The owner of the Budapest Telephone Exchange took Tesla to Paris in 1883 and got him an association with the Societe Continentale Edison of France. The manager was Charles Batchellor, who had been in Edison's electrical equipment factory in the United States. Batchellor's laboratory brought together many technicians and engineers-men who were to become famous, as Tesla did later. Tesla was sent throughout France and Germany by his company to supervise installations and solve problems.

Within a year Tesla was on his way to America, the land of golden opportunity. He was robbed, or lost all of his belongings, and arrived in New York with four cents in his pockets. The only thing he had left was a letter of introduction from Batchellor to Edison. With money earned in an electrical shop, Tesla reached Edison.

Edison gave Tesla a job, but almost from the beginning the two were in conflict. Edison, the inventive genius who had no academic background, had on his hands a brilliant scholar with a wide array of talents. Both men worked almost around the clock, requiring little sleep. Edison, of course had no interest in an alternating current motor, and put Tesla to work trying to increase the output, lower the cost and decrease the maintenance cost of the Edison dynamo.

Tesla was unable to communicate his ideas to Edison and his associates and for two years he was alternately riding high or in the depths of depression. There was little opportunity in his field outside the area dominated by Edison.


At last Tesla met A. K. Brown of Western Union Telegraph Co., who took him to George Westinghouse Jr., then a successful young inventor who had gained fame by devising the air brake for railroad. trains. Westinghouse recognized Tesla as an inspired genius. He already had paid $50,000 for the patent rights of Lucien Gaulard and John Gibbs for the idea of an alternating current transformer. The transformer system was successful in 1886 in Great Barrington, Mass., which was the first city to be lighted by alternating current.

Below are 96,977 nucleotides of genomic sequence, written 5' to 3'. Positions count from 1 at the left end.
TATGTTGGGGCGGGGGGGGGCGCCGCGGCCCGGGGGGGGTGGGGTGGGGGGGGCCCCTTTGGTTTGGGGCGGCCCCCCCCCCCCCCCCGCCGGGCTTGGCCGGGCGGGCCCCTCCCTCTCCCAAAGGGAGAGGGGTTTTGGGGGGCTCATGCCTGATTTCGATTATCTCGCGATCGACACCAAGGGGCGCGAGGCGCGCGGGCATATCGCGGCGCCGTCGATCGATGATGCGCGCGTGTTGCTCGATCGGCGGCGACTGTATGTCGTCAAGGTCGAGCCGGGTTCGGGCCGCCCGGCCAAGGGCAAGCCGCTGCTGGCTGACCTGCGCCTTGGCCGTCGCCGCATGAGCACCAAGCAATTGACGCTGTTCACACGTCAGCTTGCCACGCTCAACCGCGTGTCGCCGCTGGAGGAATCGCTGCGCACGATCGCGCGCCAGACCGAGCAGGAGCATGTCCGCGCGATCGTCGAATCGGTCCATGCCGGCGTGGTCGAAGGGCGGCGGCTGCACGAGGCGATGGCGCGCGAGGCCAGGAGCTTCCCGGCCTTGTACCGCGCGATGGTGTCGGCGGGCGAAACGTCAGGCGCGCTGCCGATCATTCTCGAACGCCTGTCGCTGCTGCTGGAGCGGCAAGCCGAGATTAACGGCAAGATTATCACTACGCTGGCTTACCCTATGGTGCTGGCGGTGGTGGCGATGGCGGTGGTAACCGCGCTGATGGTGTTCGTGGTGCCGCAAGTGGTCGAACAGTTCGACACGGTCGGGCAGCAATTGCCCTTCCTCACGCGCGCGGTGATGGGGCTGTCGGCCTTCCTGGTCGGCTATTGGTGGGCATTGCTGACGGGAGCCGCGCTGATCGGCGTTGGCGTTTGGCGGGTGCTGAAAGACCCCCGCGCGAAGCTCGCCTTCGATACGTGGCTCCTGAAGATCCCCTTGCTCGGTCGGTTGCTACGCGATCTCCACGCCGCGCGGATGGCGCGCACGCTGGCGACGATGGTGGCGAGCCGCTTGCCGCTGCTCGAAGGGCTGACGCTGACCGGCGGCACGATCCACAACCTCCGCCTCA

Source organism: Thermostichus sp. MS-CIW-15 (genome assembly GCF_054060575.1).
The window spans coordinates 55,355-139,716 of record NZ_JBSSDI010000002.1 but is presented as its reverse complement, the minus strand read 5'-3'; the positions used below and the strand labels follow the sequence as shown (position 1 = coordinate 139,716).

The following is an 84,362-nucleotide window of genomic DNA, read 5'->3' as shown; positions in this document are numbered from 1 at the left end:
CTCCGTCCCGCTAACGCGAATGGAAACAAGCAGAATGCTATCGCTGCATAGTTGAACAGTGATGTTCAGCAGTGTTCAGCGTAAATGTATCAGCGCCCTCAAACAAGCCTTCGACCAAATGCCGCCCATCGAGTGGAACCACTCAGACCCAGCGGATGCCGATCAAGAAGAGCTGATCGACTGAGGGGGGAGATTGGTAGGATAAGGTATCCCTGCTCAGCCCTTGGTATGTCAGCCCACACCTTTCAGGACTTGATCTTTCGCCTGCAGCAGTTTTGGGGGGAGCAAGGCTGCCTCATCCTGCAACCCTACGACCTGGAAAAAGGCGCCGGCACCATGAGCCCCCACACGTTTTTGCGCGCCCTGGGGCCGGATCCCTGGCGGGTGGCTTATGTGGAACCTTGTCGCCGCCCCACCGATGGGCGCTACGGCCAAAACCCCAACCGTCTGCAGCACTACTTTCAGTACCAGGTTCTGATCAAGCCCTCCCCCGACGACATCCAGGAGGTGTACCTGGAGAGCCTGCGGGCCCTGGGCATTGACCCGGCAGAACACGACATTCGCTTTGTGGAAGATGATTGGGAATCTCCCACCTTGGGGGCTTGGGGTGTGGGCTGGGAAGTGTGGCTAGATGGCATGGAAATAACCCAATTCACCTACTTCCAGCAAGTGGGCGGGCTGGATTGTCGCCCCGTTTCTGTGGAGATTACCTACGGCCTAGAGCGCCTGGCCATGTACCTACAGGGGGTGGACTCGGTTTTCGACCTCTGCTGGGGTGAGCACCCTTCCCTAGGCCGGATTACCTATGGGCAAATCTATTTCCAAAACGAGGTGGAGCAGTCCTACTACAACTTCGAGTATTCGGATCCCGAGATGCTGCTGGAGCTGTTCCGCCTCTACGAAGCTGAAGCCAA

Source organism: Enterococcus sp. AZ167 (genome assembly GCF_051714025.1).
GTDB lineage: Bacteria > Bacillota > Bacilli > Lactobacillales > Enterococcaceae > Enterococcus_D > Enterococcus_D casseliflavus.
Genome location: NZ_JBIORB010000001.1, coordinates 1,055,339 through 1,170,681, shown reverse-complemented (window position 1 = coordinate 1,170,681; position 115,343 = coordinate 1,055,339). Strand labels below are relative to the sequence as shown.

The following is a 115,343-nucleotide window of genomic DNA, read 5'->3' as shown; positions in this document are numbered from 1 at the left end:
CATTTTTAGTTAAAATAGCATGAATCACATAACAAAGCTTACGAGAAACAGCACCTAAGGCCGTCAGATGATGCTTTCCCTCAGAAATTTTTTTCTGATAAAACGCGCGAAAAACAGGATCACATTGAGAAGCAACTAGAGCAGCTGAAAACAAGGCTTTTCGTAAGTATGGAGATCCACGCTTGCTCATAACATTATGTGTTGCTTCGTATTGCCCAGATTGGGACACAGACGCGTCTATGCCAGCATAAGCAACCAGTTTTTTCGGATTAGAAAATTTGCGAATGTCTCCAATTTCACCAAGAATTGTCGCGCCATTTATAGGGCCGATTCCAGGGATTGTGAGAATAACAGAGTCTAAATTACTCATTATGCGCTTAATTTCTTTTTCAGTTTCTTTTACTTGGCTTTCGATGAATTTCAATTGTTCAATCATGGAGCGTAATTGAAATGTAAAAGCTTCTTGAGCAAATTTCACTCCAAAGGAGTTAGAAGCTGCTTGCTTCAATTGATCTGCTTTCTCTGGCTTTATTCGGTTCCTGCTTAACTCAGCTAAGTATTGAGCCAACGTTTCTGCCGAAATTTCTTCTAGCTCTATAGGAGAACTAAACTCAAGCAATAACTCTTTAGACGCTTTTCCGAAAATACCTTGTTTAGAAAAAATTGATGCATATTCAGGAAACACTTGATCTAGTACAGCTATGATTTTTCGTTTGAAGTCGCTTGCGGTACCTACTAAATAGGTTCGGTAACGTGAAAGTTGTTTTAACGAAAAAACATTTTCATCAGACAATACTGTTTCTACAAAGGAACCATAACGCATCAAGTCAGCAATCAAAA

In May of 1888 Tesla, with the aid of Westinghouse, received patents on his alternating current motor and the associated method of transmitting power by polyphase currents. This instituted the battle between the Edison companies and Westinghouse and Tesla. Tesla accepted Westinghouse's offer of a million dollars for his patents, plus a dollar per horsepower royalty.

Tesla soon found himself in disagreement with the Westinghouse engineers. He demanded 60 cycles as standard frequency for alternating current. The engineers wanted 133 cycles. Tesla left the Westinghouse plant, but the engineers soon learned. they had to adopt Tesla's 60-cycle idea.

The Thomson-Houston Co. merged with Edison to form the General Electric Co. to do battle with Westinghouse. Edison warned America that Westinghouse, Tesla and their associates were producing dangerous equipment that would kill many people.


New York was considering replacing the hangman's noose with electrocution in capital of fense cases. Edison equipped a laboratory in which animals were electrocuted with Tesla's alternating current intending to prove the dangerous exposure of Americans to death if they used alternating current. Westinghouse established that meat could be roasted in two minutes on Edison's 220-volt, unprotected overhead transmission wires.

The power battle pushed Westinghouse toward financial disaster. He told Tesla that unless Tesla surrendered his horsepower royalties the Westinghouse company could not have the money to win the fight with Edison. It was a hard decision to make, but Tesla tore up the contract-after all, Westinghouse had been the only friend willing to back his dream alternating cĂ rrent. Later it was estimated that the royalty contract would have been worth $12 million to Tesla during the rest of his lifetime.

Tesla then began a period of working in his own New York laboratory, expanding his social circles and undertaking new idiosyncrasies. He loved coffee, but decided it was not good for him. For 10 years he ordered coffee regularly, enjoyed the aroma but never drank it. He gave up smoking and put moderation into his drinking.

It was at this point in Tesla's life that the hand of fate guided him to Colorado, where he lived for a short while and was able to establish many theories and prove his inventions. This portion of the story of Nikola Tesla will be related next week.